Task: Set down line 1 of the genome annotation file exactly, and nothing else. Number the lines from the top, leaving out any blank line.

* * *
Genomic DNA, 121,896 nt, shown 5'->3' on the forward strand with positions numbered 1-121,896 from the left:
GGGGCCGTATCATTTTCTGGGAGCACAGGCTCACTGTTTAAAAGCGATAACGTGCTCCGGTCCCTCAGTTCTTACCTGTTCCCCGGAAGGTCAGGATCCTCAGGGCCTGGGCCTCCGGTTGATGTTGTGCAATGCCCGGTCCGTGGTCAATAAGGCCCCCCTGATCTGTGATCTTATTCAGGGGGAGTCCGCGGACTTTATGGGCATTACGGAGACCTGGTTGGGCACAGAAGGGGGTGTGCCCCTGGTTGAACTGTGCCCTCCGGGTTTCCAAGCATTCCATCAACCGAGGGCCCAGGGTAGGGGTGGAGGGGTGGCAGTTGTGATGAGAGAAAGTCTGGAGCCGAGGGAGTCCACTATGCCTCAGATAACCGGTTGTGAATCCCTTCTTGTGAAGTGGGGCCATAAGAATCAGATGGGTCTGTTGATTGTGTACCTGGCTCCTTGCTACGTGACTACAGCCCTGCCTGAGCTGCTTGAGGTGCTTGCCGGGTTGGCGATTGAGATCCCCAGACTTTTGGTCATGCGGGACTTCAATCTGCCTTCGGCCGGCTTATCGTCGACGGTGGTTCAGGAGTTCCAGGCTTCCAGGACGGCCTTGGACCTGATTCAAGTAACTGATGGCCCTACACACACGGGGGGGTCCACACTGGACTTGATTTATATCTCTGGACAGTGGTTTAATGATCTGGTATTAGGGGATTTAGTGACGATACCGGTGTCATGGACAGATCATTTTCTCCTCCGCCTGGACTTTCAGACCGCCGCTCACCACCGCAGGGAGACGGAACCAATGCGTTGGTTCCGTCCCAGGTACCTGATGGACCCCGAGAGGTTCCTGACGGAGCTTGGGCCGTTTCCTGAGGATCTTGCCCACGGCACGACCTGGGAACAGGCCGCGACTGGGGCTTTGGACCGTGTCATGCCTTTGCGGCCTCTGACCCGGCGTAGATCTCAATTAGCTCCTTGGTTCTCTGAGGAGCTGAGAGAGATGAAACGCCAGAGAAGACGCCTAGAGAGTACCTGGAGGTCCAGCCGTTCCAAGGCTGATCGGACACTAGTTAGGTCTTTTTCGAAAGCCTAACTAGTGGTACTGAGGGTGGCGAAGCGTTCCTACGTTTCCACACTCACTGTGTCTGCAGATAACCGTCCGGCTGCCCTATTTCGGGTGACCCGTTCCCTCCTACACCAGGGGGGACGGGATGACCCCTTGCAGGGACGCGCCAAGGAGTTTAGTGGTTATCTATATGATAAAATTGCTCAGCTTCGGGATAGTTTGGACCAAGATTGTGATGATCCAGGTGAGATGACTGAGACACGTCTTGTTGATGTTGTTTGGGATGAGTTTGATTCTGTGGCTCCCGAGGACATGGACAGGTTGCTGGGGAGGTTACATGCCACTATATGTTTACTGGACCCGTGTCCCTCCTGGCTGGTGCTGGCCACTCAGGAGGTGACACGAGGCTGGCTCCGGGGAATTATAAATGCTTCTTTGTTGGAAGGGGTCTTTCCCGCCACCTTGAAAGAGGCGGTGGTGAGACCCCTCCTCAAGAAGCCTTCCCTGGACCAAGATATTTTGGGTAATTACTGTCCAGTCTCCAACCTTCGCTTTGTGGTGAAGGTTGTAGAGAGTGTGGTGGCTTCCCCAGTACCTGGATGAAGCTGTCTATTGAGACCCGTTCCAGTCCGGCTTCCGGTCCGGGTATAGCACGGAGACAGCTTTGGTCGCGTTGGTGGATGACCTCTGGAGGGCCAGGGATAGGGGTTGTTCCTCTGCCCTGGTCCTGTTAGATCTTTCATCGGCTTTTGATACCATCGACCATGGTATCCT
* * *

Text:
Genomic DNA, 121,896 nt, shown 5'->3' on the forward strand with positions numbered 1-121,896 from the left: